Consumer groups like Which? periodically carry out comparison tests on the manufacturer versus independent repair option. The reports I’ve seen have always found that independent repairers commonly give a quicker and better quality service as well as being (sometimes considerably) cheaper than the washing machine’s manufacturer. This seems to be the case generally across all types of repairs for different products.
Here are the pros and cons of the two extremes of choices as I see it :-
Manufacturer Service: Pros
- They should only supply and fit genuine spare parts
- Should know what they are doing or at least have access to latest information
- Should have a proper complaints procedure if you are unhappy with the service
Manufacturer Service: Cons
- Usually have expensive call-out and labour charges (often £90)
- Less personal service
- Can be less flexible on appointment times
- Repairmen often very pushed for time due to unrealistic workloads and pressure
- At busy times they can expect you to wait a week, or even longer, for an appointment
Independent repair firms and sole Traders: Pros
- Labour charges should be cheaper (sometimes half the cost)
- Usually much faster service
- Engineer likely to be under less pressure of time and has a vested interest in your satisfaction as it is his livelihood (if a sole trader)
- Should be more flexible with appointments and may be able to work round your school pick up times etc.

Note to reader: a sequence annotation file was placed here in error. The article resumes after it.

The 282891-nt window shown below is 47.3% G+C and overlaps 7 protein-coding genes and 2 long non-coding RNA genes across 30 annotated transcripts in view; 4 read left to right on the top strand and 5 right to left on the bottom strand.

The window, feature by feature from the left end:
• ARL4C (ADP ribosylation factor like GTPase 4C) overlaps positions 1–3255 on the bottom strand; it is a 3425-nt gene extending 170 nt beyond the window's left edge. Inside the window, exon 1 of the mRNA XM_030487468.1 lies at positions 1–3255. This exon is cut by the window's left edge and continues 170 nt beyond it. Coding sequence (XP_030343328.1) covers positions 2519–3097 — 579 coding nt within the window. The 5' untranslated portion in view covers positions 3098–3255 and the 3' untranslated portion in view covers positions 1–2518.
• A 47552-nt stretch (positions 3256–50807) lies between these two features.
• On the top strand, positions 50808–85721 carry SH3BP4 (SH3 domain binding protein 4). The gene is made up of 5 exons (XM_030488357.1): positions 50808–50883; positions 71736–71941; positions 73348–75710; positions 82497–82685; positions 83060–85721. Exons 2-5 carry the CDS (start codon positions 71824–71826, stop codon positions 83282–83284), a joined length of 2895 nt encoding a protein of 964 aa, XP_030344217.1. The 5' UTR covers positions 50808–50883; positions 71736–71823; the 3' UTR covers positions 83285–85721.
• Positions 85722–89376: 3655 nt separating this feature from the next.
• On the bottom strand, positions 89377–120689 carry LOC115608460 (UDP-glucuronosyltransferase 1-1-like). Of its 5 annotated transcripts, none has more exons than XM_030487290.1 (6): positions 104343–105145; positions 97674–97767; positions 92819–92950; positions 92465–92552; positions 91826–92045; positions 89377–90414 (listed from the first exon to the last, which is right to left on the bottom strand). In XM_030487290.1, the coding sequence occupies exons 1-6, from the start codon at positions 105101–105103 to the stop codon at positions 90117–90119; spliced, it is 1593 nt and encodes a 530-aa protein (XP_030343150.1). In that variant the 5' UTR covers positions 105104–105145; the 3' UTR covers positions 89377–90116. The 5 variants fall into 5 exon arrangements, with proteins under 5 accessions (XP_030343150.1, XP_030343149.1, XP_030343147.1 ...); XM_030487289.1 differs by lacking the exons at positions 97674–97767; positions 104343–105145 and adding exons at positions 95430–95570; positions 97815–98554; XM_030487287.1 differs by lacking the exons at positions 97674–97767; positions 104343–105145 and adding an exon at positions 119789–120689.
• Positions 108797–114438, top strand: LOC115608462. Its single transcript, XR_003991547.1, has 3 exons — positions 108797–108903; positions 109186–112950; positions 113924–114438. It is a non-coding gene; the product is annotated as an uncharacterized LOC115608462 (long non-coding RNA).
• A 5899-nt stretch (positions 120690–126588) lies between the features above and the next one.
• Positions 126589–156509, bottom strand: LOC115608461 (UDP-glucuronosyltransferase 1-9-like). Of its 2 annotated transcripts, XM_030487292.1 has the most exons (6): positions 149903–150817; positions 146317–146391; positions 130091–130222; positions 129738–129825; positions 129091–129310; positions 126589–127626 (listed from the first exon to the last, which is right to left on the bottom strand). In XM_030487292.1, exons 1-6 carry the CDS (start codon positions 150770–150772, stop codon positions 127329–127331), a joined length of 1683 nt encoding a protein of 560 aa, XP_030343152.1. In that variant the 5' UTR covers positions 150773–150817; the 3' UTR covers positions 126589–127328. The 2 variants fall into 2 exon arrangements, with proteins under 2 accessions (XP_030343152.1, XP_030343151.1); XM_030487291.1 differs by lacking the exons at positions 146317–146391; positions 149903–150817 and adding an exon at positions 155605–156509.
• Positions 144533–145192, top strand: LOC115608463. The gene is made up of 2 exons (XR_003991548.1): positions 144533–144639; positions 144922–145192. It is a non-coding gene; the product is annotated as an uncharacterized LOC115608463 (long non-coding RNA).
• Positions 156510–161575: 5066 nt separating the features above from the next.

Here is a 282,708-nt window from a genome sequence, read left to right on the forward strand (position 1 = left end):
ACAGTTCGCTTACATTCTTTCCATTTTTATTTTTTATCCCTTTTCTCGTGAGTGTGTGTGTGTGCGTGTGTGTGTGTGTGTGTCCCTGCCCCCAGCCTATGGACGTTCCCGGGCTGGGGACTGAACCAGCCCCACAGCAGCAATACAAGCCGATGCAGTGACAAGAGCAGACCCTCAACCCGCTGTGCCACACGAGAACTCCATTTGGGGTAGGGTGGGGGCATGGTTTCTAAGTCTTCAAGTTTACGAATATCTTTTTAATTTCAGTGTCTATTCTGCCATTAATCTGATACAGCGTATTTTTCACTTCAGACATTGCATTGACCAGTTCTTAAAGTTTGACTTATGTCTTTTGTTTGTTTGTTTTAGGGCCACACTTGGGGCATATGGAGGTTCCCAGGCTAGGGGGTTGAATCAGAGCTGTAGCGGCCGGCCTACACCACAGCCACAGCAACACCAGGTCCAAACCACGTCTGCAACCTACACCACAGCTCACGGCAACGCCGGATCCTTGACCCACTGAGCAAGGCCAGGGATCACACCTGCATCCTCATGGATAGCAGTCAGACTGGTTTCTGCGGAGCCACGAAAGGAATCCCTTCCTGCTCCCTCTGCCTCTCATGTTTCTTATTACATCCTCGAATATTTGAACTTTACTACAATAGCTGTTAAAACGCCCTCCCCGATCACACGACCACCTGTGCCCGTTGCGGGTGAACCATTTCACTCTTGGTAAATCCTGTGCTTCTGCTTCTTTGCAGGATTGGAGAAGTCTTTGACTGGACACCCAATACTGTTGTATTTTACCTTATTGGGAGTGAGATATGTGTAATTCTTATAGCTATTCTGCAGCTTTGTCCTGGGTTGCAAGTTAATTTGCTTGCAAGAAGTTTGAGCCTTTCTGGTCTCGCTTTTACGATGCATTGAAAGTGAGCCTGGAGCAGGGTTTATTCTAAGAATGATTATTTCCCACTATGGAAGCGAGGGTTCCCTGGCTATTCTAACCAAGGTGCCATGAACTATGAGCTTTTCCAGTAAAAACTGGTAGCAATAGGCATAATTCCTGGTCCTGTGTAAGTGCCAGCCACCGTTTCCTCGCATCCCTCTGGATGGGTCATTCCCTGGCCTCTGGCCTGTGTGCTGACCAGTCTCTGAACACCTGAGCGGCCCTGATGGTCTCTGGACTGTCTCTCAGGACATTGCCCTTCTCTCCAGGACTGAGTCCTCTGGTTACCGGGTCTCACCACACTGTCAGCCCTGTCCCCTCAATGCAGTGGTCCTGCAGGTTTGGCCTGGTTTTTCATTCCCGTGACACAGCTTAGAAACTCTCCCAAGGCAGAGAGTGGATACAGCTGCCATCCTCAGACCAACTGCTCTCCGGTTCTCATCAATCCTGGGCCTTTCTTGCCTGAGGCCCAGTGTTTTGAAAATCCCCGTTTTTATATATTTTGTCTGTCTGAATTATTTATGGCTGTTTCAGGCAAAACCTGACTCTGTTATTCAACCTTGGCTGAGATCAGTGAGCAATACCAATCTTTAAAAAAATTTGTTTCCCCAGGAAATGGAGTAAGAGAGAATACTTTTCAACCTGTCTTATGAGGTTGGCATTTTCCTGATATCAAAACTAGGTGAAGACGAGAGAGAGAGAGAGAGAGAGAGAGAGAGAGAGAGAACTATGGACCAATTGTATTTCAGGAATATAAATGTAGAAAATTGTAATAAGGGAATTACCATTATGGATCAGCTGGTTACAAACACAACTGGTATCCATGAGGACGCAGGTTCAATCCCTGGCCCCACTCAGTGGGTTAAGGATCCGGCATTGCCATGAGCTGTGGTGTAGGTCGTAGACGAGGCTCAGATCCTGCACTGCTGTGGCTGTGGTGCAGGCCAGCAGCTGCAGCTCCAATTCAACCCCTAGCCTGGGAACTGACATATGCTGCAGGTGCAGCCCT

- Consumer groups routinely find the service provided is better from independent companies
Independent Sole Trader: Cons
- Levels of expertise can vary considerably, some could even be cowboys
- No one above them to complain to if a sole trader (apart from trading standards)
- May not have as up-to-date information on the newer washing machines or for specific manufacturers with a reputation for withholding technical information on error codes etc.
- Could fit non-genuine spare parts, which may be cheaper but not last as long
- Depending on how many makes of washing machine they will look at, they may not have as many spares on the van, although many will be able to get them quickly or even pick them up locally sometimes
Other Repair Choices
Another option would be a large retailers repair service or one of the many national repair companies. They should have similar pros and cons as the manufacturer’s, except they aren’t as likely to have as up to date technical information as a manufacturer. In theory they should, but they often don’t.
One disadvantage is that the engineers working for an independent national repair company will have to repair a much larger array of appliances, possibly every brand made, which puts them at a fair disadvantage compared to a manufacturer’s engineer who only has to repair their own range or an independent who specialises in a elect few brands. Whereas an engineer from a manufacturer has to repair all white goods appliances that the manufacturer makes (and that can still be a considerable amount – related: Who owns who? Who really makes your washing machine).
A national retailer’s engineer has to repair virtually all appliances sold by that retailer, which is considerably more. Finally, the guarantee on repairs may be very short, often a mere 3 months which is woefully inadequate. Repairs and new spare parts should last a reasonable time so if they fail out of this short guarantee period you can make a claim for compensation under the sale of goods act.
Finally, if you bought your appliance from a major retailer an extra advantage of using their repair service is that you may have more leverage with complaints because you bought it from them. They are in a weaker position (even than the manufacturer who made it) because the sale of goods act holds them responsible if the washing machine doesn’t last a reasonable time or has inherent faults.